Kangas said that in the invoices submitted by Gilbert’s firm, which were not made available in public board meeting materials, Sears “was referenced about 50 times in those invoices to the tune of about $21,000,” while Gilbert was listed 39 times.
Gilbert’s firm charges the district a retainer fee of $7,500 per month, with additional work charged at a rate of $325 per hour. That is a significant increase from the district's previous law firm, Maupin, Cox & LeGoy, a Reno-based firm that was replaced in July and charged a monthly retainer fee of $5,000 for general business, along with a $225 hourly rate for litigation and special projects.
Previous board meeting materials show that Maupin, Cox & LeGoy — which had represented the district for more than 20 years and has experience in education law — filed invoices totaling between $9,000 and $17,000 per month last fall, less than half of the $36,000 charged by Gilbert’s firm after its first month.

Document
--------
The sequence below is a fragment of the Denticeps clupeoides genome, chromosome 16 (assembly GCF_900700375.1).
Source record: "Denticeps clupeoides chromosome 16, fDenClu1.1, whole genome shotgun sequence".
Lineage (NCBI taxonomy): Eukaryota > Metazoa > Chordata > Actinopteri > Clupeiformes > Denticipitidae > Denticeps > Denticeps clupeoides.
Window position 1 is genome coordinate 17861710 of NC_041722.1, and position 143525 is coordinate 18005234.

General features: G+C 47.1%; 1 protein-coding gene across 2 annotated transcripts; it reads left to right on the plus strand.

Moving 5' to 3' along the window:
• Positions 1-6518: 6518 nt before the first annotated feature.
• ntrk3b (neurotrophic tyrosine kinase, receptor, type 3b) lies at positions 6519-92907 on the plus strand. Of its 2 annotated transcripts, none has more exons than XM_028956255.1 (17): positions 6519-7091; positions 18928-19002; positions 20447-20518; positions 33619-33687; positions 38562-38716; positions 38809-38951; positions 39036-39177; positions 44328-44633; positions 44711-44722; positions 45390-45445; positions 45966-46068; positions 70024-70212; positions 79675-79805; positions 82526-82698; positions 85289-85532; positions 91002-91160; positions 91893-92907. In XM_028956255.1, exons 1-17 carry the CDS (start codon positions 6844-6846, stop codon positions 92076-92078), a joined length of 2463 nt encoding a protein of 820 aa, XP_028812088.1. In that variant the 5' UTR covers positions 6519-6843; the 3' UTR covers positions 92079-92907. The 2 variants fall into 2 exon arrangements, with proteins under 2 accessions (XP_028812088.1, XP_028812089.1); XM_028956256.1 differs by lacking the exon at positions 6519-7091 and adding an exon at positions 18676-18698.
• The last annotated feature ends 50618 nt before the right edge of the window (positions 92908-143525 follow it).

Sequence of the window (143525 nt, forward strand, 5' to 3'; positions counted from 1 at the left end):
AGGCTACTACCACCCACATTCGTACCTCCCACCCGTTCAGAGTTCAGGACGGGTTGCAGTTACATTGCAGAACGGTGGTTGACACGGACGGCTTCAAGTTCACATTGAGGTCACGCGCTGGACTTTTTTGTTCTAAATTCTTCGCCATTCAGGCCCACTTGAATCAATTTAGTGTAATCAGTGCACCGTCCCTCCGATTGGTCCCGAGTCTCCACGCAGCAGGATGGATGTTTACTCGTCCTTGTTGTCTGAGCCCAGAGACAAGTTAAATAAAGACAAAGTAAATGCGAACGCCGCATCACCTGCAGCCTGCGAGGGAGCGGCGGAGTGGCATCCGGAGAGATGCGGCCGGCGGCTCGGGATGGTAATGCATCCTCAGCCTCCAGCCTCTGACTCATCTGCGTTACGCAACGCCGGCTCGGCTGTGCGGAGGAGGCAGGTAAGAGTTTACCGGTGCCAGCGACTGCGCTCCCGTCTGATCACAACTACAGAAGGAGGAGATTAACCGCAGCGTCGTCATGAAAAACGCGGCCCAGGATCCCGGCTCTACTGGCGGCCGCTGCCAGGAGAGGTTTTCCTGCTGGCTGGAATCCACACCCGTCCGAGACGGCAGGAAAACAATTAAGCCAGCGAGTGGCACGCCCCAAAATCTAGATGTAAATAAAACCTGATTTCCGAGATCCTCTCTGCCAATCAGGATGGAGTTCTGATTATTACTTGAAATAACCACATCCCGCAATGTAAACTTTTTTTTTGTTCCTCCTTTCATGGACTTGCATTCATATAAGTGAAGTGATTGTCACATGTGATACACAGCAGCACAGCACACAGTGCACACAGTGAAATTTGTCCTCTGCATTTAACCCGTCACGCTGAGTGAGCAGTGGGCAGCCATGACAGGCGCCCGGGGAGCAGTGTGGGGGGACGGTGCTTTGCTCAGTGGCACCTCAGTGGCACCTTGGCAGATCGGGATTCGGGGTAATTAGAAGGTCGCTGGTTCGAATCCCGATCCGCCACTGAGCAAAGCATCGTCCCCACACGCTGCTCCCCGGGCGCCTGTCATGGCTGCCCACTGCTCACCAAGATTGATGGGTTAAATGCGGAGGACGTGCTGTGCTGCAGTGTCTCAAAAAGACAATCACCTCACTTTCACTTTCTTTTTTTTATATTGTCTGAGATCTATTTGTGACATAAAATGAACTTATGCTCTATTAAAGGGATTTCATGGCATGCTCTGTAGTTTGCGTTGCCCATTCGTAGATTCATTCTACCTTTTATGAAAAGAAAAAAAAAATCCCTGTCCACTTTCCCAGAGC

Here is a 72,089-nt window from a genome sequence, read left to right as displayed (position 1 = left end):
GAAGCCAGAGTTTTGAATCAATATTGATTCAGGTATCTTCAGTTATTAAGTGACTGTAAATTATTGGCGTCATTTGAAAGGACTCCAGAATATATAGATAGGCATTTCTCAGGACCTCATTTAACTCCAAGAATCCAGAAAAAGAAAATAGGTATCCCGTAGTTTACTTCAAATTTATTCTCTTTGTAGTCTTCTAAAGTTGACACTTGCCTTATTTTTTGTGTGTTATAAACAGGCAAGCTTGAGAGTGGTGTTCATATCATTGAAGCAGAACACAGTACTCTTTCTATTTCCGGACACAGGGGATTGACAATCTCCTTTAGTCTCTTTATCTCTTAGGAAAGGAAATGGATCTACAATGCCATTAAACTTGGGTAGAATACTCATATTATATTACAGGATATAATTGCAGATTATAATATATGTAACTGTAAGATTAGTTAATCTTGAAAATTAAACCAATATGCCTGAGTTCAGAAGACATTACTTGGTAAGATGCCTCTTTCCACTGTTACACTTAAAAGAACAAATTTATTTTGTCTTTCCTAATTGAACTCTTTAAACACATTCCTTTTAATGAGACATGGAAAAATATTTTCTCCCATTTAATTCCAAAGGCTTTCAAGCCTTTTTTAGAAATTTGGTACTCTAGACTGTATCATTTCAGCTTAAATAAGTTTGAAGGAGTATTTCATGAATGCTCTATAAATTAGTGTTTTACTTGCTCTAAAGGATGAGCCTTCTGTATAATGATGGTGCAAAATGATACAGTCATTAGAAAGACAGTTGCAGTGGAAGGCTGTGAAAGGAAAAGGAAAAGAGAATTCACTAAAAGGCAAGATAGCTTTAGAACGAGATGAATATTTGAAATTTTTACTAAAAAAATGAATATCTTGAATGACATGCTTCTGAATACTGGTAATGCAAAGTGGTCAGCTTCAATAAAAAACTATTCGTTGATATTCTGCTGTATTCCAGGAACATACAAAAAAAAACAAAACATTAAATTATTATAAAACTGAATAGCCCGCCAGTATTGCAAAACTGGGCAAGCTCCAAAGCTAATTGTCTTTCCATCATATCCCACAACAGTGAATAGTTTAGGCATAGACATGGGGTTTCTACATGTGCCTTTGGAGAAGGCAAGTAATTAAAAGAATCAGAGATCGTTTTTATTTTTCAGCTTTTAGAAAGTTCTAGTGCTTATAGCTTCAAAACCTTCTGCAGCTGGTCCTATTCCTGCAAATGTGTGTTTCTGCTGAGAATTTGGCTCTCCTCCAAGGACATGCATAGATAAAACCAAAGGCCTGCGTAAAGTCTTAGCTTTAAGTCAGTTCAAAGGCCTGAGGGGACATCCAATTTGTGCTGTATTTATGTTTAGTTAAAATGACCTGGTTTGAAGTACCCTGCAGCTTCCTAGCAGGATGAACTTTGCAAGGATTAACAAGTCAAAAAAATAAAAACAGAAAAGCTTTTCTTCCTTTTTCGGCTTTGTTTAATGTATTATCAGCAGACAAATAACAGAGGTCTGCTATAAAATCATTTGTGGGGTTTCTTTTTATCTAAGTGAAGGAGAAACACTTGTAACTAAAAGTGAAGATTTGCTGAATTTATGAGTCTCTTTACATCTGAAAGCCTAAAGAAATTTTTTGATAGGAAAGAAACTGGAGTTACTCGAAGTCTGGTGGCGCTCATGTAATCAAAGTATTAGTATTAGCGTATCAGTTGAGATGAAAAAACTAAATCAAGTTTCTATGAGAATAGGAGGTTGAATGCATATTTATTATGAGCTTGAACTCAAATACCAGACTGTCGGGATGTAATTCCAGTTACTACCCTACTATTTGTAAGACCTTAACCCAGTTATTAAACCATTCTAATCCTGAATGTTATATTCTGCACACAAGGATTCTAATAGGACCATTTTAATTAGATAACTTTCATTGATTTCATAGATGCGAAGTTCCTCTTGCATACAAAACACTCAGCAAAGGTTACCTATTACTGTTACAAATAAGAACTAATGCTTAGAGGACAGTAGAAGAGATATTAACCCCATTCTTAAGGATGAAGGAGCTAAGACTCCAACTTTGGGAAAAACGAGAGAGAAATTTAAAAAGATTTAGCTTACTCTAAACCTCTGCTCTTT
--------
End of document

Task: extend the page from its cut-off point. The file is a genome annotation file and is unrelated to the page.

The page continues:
Gilkerson also highlighted two charges from Sears that totaled more than $1,700 for “researching NRS241.”
“You know what NRS241 is? The Open Meeting Law. Don't you think that they would know that? I mean, that just boggles my mind, the money that we're spending,” Gilkerson said.
Gilbert and Sears argued that the charges were needed because the school board is facing multiple complaints over alleged violations of the Open Meeting Law. A spokesperson for the Attorney General’s office said the office has “received seven complaints against Douglas County School Board this year, though one of those complaints was dismissed for failing to state a claim under Open Meeting Laws.”